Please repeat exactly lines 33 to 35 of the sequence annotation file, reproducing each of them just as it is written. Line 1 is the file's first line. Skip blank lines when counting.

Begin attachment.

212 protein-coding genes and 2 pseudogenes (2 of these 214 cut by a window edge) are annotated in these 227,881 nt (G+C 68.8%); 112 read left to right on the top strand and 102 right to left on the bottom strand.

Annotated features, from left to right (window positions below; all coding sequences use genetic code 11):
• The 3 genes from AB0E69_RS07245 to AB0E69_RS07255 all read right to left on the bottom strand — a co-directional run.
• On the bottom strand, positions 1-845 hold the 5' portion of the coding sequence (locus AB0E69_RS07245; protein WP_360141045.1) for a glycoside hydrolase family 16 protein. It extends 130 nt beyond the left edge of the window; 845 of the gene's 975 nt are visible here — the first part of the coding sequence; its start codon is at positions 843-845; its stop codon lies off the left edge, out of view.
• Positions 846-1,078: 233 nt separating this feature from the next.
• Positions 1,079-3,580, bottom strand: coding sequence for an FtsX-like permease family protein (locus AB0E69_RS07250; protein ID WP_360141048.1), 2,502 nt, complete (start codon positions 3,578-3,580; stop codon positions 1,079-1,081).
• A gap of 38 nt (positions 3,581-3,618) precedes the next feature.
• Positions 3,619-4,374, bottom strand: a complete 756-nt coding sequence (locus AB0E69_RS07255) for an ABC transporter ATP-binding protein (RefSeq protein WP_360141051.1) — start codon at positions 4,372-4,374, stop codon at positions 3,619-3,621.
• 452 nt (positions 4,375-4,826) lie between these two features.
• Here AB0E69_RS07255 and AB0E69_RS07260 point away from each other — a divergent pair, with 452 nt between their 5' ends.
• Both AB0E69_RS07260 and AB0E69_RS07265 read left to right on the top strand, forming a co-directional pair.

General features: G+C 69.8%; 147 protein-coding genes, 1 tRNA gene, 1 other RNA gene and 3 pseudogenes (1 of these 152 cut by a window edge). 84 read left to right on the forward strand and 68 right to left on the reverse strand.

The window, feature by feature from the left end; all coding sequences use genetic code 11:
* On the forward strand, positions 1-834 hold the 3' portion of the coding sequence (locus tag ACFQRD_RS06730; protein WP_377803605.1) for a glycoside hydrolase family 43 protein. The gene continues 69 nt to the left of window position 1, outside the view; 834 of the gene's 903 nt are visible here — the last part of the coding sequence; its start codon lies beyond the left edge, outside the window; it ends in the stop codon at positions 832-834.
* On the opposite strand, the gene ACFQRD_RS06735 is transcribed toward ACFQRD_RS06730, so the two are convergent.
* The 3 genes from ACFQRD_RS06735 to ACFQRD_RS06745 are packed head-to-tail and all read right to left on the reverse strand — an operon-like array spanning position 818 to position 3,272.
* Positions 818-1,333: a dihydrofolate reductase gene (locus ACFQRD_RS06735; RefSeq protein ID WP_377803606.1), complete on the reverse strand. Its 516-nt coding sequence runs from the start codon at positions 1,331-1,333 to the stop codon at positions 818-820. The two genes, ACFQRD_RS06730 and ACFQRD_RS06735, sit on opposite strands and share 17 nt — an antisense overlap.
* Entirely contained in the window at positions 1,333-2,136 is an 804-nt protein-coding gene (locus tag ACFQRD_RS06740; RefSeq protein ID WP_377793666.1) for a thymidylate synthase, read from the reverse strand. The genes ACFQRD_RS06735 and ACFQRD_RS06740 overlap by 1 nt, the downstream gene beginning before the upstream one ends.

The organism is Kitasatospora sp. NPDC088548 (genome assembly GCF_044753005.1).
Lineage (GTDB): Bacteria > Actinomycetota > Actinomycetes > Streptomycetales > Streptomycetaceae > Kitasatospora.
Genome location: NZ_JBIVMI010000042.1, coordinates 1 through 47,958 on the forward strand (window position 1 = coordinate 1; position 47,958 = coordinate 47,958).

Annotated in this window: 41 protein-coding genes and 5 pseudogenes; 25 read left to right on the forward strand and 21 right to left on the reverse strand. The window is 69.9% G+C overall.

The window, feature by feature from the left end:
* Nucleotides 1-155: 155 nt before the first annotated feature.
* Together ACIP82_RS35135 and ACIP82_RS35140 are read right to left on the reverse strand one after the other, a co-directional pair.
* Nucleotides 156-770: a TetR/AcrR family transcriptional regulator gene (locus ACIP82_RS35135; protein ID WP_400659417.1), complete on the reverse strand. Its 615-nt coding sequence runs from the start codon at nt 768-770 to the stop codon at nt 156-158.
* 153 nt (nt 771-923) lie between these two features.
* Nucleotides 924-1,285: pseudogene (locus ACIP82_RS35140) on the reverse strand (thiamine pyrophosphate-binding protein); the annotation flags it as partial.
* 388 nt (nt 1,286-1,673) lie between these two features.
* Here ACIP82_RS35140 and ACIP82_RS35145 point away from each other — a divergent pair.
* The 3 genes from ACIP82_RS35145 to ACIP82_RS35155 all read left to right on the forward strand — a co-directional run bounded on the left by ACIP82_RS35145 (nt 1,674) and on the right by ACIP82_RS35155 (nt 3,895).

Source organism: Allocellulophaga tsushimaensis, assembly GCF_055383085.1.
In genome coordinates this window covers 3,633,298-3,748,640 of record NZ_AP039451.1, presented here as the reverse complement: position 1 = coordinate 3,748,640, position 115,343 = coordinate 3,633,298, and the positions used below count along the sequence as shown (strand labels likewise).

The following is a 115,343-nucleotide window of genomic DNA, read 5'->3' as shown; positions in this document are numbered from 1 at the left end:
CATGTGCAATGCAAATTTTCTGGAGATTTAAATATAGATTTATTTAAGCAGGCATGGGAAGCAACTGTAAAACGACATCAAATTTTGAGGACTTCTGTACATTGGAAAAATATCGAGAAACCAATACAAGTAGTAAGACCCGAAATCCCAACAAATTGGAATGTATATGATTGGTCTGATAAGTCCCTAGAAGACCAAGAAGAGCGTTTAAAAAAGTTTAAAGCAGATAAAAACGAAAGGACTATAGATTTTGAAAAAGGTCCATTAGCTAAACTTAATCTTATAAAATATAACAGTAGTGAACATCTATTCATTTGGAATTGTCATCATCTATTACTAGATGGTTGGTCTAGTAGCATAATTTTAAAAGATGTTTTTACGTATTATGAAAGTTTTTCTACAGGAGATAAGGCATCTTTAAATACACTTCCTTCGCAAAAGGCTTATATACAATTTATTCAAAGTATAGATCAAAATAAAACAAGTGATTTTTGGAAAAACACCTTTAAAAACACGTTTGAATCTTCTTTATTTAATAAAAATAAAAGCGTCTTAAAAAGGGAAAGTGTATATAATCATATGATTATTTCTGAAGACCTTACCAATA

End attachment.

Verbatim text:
In genome coordinates this window covers 3,633,298-3,748,640 of record NZ_AP039451.1, presented here as the reverse complement: position 1 = coordinate 3,748,640, position 115,343 = coordinate 3,633,298, and the positions used below count along the sequence as shown (strand labels likewise).

The following is a 115,343-nucleotide window of genomic DNA, read 5'->3' as shown; positions in this document are numbered from 1 at the left end:
CATGTGCAATGCAAATTTTCTGGAGATTTAAATATAGATTTATTTAAGCAGGCATGGGAAGCAACTGTAAAACGACATCAAATTTTGAGGACTTCTGTACATTGGAAAAATATCGAGAAACCAATACAAGTAGTAAGACCCGAAATCCCAACAAATTGGAATGTATATGATTGGTCTGATAAGTCCCTAGAAGACCAAGAAGAGCGTTTAAAAAAGTTTAAAGCAGATAAAAACGAAAGGACTATAGATTTTGAAAAAGGTCCATTAGCTAAACTTAATCTTATAAAATATAACAGTAGTGAACATCTATTCATTTGGAATTGTCATCATCTATTACTAGATGGTTGGTCTAGTAGCATAATTTTAAAAGATGTTTTTACGTATTATGAAAGTTTTTCTACAGGAGATAAGGCATCTTTAAATACACTTCCTTCGCAAAAGGCTTATATACAATTTATTCAAAGTATAGATCAAAATAAAACAAGTGATTTTTGGAAAAACACCTTTAAAAACACGTTTGAATCTTCTTTATTTAATAAAAATAAAAGCGTCTTAAAAAGGGAAAGTGTATATAATCATATGATTATTTCTGAAGACCTTACCAATA